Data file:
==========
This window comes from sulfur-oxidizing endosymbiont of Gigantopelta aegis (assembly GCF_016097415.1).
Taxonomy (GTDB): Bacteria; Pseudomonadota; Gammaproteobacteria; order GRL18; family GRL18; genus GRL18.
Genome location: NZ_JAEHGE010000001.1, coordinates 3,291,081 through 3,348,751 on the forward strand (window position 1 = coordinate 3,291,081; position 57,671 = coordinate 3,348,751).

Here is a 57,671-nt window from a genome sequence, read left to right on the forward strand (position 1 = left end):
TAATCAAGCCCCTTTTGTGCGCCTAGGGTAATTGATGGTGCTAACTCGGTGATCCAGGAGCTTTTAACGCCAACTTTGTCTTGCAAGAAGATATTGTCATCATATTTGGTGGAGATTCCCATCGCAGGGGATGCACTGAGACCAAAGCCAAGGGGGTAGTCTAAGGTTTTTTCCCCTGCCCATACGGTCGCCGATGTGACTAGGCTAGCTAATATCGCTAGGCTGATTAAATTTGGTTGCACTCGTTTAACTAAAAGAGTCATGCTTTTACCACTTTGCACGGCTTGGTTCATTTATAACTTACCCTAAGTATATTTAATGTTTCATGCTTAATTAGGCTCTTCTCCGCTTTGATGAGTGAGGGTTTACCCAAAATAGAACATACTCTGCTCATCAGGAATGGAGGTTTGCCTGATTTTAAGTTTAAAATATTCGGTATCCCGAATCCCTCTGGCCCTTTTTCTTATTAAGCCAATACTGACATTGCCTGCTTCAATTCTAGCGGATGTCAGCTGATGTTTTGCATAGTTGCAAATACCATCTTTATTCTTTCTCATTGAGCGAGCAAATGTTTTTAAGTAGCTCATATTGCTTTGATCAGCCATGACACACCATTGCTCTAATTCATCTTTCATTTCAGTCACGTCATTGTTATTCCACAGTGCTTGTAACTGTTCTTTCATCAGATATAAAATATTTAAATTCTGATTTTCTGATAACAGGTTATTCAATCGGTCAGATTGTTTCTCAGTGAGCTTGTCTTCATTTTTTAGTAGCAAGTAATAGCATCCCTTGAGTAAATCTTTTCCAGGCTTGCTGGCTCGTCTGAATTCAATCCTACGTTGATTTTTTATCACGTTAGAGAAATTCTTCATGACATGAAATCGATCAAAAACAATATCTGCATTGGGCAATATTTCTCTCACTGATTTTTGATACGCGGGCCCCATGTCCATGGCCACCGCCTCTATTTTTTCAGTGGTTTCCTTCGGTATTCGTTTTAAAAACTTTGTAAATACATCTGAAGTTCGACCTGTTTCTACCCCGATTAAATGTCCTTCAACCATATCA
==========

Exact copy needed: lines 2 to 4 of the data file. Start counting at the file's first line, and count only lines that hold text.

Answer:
Taxonomy (GTDB): Bacteria; Pseudomonadota; Gammaproteobacteria; order GRL18; family GRL18; genus GRL18.
Genome location: NZ_JAEHGE010000001.1, coordinates 3,291,081 through 3,348,751 on the forward strand (window position 1 = coordinate 3,291,081; position 57,671 = coordinate 3,348,751).

Here is a 57,671-nt window from a genome sequence, read left to right on the forward strand (position 1 = left end):